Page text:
The wicked flee when no man pursues; but the righteous are bold as a lion.
Those who work in corporations know the autocratic middle-manager who throws around threats and loud curses in order to intimidate his employees and his coworkers. Obviously, this fellow is afraid of something. More often than not, he is afraid of losing his position in the company. He motivates others by fear because he is himself a fearful man. But the Christian has no business fearing this manager or any other human being. When tyrants get a little power in a corporation, with a police force, or at the head of some huge empire, they can do some damage. There is no doubt about that. But the righteous cannot fear these men. To fear a man instead of God is blasphemous.
There are two kinds of fear, which explains why the wicked are so fearful and the righteous are bold. It is impossible for a man to completely avoid the reality of God. He may pretend that God doesn’t exist by “suppressing the truth in unrighteousness,” but he cannot escape some faint notion of His Creator. The worst thing a man can do is pick a fight with the Creator of the Universe, and this is what the wicked man has done. He is at odds with his Creator and Judge. In spite of all his arrogant rhetoric and loud bravado, there is a horrible fear and a silent dread that ever enfolds him. This is more than fearing the loss of a job, a position, or a relationship. This is the ultimate fear: the fear of falling into the hands of the living God who is a consuming fire (Heb. 10:31, 12:29). This fear puts him on the run constantly. He has a consummate fear of death and anything that might threaten his life. Preeminent among the proud wicked men who scorned God was the great Roman Emperor, Caligula. Yet he was also known to be more paranoid of every storm or political stirring than any other emperor.
The righteous man fears God too. Unlike the wicked man, however, this fellow would gladly admit that he fears God. This fear is fundamentally different in nature and form. He fears God as a sovereign, as all-powerful, as all-wise, as all-just, and as a Father. So his fear is based on the relationship. Because the ungodly man lives in proud rebellion against the God he knows exists, he fears impending judgment from divine retribution. Conversely, the godly man lives in peace with God, having been reconciled to Him by the blood of Christ. He lives the life of repentance and humble service to God. He fears God with a reverent awe as he sees judgment fall upon the wicked. But he doesn’t fear that impending judgment upon himself! Hence, this fear is liberating, invigorating, and empowering. In whatever ferocious battle he engages, he knows that the worst thing that can happen to him is his death, and then he goes to heaven! As with those Christians facing the full opposition of the beastly powers in John’s Revelation, they overcome by the word of their testimony, and by the blood of the Lamb, and they do not love their lives even unto death (Rev. 12:11)! For the Christian then, the fear of God renders courage. He couldn’t possibly fear men who can kill the body, because he fears Him who is able to destroy both soul and body in hell (Matt. 10:28). But for the unbeliever, fear brings about uncertainty, horror, paralysis, and constant efforts to escape. He will attempt to escape reality through addictive drugs, stories, entertainment, sports, and games. He carefully avoids any contact with the preaching of the Word of God, preferring to listen to 1,000 heretics than to countenance one honest man who testifies to God’s truth. One thing you can be sure of: wicked men are very afraid. If you are held hostage by wicked men during a bank robbery, you can be sure that these men are extremely fearful individuals.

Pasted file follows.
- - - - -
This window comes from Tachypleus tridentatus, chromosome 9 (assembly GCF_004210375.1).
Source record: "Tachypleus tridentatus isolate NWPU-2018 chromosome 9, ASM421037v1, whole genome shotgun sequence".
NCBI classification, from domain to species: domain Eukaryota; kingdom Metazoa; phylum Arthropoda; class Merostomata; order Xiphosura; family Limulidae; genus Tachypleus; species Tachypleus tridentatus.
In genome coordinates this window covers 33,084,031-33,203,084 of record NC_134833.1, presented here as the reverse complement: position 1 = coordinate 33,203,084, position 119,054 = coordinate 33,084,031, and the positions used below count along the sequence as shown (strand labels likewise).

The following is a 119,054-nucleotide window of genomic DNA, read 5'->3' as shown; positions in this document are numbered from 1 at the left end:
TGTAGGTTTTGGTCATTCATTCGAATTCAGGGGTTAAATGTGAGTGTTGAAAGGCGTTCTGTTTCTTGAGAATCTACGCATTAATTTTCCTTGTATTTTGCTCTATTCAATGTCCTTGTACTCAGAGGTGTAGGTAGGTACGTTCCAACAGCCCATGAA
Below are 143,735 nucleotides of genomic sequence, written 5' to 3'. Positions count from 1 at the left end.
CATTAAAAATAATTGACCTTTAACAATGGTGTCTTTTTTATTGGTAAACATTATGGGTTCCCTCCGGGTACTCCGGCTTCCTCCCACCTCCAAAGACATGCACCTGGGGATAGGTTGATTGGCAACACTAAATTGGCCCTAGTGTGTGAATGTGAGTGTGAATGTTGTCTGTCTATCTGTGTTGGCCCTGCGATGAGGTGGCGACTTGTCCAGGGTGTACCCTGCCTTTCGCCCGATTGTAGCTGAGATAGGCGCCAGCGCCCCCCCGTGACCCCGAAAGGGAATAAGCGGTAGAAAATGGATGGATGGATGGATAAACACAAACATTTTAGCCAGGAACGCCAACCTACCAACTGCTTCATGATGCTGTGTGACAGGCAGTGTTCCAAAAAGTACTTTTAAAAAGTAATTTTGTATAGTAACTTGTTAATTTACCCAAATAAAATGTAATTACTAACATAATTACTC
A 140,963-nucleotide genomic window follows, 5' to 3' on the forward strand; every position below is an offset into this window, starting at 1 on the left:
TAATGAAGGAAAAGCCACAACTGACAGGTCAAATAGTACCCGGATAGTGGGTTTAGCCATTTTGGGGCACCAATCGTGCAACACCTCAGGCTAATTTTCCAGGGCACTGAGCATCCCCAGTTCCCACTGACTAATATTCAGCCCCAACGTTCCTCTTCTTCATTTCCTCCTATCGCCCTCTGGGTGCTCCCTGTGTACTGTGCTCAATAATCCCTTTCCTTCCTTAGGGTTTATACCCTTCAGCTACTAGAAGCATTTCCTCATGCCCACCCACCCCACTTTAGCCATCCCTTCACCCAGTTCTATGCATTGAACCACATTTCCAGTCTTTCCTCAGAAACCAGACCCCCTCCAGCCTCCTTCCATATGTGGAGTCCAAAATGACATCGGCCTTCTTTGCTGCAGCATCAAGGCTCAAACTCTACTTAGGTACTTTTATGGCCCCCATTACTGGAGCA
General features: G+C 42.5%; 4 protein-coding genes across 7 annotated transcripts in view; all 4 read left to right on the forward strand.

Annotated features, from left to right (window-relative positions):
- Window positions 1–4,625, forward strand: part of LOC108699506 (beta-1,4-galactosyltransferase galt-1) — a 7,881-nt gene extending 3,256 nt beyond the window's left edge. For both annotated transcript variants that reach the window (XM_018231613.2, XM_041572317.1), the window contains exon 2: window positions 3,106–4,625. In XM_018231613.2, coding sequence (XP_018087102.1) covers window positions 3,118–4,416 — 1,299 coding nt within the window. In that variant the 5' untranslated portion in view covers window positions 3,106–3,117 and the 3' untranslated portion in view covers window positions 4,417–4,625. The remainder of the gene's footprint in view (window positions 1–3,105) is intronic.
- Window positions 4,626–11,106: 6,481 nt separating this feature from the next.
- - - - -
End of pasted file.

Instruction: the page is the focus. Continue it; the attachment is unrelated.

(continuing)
To make matters worse, the wicked man has not dealt with his own guilt, and this makes it difficult for him to face his accusers. He knows that God and everyone else have a case against him. He must therefore be on the defense all the time. The righteous, on the other hand, has addressed his fundamental ethical problem. He can face others because he has already dealt with his sin by humbly confessing before God and others whom he has offended. This gives him standing to interact with those who take issue against him. He can fearlessly speak with the enemies in the gates (Ps. 127:5).
1. How is the fear of God invigorating to us? How does the fear of God turn wicked men into wimps?
2. Put yourself in the position of John the Baptist, who confronted the wicked King Herod with his sin. Would you fear Herod or would you fear God?